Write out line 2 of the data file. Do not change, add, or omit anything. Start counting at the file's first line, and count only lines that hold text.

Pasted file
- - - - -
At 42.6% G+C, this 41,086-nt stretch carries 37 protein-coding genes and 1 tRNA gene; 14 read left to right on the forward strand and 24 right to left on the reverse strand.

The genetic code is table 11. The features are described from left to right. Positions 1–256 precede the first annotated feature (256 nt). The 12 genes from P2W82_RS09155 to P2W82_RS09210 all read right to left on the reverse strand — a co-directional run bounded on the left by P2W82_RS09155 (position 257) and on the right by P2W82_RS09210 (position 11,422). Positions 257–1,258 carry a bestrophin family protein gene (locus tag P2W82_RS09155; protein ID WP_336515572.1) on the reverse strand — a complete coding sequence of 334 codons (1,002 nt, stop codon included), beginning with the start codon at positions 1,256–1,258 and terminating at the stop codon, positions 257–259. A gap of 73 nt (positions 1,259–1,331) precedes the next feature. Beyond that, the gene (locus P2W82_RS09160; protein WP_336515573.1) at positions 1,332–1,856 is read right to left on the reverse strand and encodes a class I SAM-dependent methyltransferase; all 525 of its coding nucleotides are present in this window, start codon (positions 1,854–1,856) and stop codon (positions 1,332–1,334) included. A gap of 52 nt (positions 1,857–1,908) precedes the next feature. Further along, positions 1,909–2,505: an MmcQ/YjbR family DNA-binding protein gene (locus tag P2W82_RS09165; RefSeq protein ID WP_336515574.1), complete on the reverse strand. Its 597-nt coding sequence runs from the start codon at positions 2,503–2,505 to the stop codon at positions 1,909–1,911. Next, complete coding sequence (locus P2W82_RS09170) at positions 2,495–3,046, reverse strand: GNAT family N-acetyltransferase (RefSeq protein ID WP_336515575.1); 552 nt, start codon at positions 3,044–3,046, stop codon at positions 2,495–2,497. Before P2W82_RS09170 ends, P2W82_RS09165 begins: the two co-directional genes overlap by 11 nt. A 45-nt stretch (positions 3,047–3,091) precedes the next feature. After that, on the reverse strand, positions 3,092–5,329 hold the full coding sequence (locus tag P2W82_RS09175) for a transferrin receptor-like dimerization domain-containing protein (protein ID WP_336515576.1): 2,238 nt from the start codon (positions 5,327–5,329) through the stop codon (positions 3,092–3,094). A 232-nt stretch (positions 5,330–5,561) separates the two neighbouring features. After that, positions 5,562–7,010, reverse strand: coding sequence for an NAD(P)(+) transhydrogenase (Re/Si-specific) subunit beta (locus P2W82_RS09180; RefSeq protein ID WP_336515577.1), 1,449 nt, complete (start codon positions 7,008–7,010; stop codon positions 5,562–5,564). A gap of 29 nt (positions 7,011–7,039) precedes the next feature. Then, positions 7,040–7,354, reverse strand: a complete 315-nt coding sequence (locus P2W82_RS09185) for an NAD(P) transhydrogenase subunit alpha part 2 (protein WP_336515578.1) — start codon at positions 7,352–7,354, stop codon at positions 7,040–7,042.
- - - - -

The genetic code is table 11. The features are described from left to right. Positions 1–256 precede the first annotated feature (256 nt). The 12 genes from P2W82_RS09155 to P2W82_RS09210 all read right to left on the reverse strand — a co-directional run bounded on the left by P2W82_RS09155 (position 257) and on the right by P2W82_RS09210 (position 11,422). Positions 257–1,258 carry a bestrophin family protein gene (locus tag P2W82_RS09155; protein ID WP_336515572.1) on the reverse strand — a complete coding sequence of 334 codons (1,002 nt, stop codon included), beginning with the start codon at positions 1,256–1,258 and terminating at the stop codon, positions 257–259. A gap of 73 nt (positions 1,259–1,331) precedes the next feature. Beyond that, the gene (locus P2W82_RS09160; protein WP_336515573.1) at positions 1,332–1,856 is read right to left on the reverse strand and encodes a class I SAM-dependent methyltransferase; all 525 of its coding nucleotides are present in this window, start codon (positions 1,854–1,856) and stop codon (positions 1,332–1,334) included. A gap of 52 nt (positions 1,857–1,908) precedes the next feature. Further along, positions 1,909–2,505: an MmcQ/YjbR family DNA-binding protein gene (locus tag P2W82_RS09165; RefSeq protein ID WP_336515574.1), complete on the reverse strand. Its 597-nt coding sequence runs from the start codon at positions 2,503–2,505 to the stop codon at positions 1,909–1,911. Next, complete coding sequence (locus P2W82_RS09170) at positions 2,495–3,046, reverse strand: GNAT family N-acetyltransferase (RefSeq protein ID WP_336515575.1); 552 nt, start codon at positions 3,044–3,046, stop codon at positions 2,495–2,497. Before P2W82_RS09170 ends, P2W82_RS09165 begins: the two co-directional genes overlap by 11 nt. A 45-nt stretch (positions 3,047–3,091) precedes the next feature. After that, on the reverse strand, positions 3,092–5,329 hold the full coding sequence (locus tag P2W82_RS09175) for a transferrin receptor-like dimerization domain-containing protein (protein ID WP_336515576.1): 2,238 nt from the start codon (positions 5,327–5,329) through the stop codon (positions 3,092–3,094). A 232-nt stretch (positions 5,330–5,561) separates the two neighbouring features. After that, positions 5,562–7,010, reverse strand: coding sequence for an NAD(P)(+) transhydrogenase (Re/Si-specific) subunit beta (locus P2W82_RS09180; RefSeq protein ID WP_336515577.1), 1,449 nt, complete (start codon positions 7,008–7,010; stop codon positions 5,562–5,564). A gap of 29 nt (positions 7,011–7,039) precedes the next feature. Then, positions 7,040–7,354, reverse strand: a complete 315-nt coding sequence (locus P2W82_RS09185) for an NAD(P) transhydrogenase subunit alpha part 2 (protein WP_336515578.1) — start codon at positions 7,352–7,354, stop codon at positions 7,040–7,042.